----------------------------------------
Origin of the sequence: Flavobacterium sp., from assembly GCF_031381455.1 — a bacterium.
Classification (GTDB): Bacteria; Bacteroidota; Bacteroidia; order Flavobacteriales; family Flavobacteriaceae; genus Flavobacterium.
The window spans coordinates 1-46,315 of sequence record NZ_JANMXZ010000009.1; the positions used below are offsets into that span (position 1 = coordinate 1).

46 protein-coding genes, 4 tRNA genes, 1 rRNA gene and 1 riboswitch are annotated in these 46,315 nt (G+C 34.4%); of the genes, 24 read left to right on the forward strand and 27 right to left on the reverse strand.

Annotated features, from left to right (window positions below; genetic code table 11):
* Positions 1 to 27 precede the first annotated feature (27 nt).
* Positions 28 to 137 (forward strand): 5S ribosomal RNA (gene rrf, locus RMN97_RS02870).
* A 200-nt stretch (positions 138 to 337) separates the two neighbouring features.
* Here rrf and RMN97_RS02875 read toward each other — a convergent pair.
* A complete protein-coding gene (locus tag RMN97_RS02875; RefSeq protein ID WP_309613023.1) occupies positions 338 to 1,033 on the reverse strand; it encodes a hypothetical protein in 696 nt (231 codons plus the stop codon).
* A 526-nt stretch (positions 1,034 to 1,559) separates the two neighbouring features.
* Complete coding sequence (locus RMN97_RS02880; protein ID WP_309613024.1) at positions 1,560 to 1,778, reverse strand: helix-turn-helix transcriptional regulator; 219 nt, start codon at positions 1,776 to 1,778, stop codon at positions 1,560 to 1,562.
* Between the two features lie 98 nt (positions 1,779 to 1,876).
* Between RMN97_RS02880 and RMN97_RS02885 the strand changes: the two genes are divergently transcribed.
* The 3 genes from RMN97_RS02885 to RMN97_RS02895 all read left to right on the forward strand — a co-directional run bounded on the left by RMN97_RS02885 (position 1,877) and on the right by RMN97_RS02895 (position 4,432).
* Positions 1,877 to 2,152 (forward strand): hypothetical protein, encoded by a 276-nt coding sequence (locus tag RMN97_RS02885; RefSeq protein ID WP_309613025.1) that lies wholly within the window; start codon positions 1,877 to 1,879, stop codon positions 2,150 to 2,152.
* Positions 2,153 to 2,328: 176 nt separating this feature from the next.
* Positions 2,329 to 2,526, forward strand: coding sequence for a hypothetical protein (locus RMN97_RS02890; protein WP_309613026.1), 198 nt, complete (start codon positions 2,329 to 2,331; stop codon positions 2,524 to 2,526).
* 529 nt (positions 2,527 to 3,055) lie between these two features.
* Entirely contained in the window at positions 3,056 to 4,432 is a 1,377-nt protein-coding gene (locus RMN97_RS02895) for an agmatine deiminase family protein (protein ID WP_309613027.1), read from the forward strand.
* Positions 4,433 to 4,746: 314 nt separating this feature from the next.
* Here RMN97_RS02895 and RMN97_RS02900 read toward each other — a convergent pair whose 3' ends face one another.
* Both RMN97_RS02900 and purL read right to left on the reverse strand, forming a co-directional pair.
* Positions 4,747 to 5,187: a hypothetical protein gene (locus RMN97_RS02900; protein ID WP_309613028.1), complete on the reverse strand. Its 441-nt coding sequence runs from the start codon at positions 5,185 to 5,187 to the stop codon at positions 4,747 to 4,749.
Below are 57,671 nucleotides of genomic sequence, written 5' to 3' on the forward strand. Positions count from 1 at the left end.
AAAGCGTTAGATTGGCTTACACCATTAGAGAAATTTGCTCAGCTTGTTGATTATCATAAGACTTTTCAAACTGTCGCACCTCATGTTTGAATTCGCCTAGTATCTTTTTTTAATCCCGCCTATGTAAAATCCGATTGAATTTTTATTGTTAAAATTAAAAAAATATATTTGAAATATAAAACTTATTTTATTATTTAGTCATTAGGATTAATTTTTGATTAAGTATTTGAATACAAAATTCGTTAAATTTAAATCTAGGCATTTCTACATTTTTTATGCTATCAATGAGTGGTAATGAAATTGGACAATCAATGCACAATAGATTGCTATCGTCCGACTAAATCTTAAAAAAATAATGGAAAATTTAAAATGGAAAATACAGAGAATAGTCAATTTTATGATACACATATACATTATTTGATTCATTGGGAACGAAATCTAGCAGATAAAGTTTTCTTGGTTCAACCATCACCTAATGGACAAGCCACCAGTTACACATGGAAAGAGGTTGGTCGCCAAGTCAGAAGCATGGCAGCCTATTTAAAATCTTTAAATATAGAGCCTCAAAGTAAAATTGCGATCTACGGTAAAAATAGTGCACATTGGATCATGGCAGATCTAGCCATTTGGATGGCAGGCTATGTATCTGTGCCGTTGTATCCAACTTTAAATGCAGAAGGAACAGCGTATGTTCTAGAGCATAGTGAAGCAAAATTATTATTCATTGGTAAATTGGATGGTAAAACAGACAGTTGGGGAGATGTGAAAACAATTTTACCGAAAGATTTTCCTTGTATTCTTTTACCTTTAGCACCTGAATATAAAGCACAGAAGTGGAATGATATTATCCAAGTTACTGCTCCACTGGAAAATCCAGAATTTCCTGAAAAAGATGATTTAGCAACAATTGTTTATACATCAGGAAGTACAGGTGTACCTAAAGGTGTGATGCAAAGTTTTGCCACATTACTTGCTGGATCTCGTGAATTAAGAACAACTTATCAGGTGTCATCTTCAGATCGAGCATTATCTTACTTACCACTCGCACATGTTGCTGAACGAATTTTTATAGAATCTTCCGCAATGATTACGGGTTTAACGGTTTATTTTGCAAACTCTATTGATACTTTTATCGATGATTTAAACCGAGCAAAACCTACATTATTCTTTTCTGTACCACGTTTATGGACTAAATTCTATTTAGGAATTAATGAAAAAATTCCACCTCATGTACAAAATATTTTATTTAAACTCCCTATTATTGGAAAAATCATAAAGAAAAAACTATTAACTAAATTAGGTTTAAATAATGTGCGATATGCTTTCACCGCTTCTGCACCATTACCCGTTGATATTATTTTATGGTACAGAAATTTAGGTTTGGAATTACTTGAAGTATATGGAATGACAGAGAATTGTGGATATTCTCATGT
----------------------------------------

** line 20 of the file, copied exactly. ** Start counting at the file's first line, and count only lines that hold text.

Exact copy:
* Entirely contained in the window at positions 3,056 to 4,432 is a 1,377-nt protein-coding gene (locus RMN97_RS02895) for an agmatine deiminase family protein (protein ID WP_309613027.1), read from the forward strand.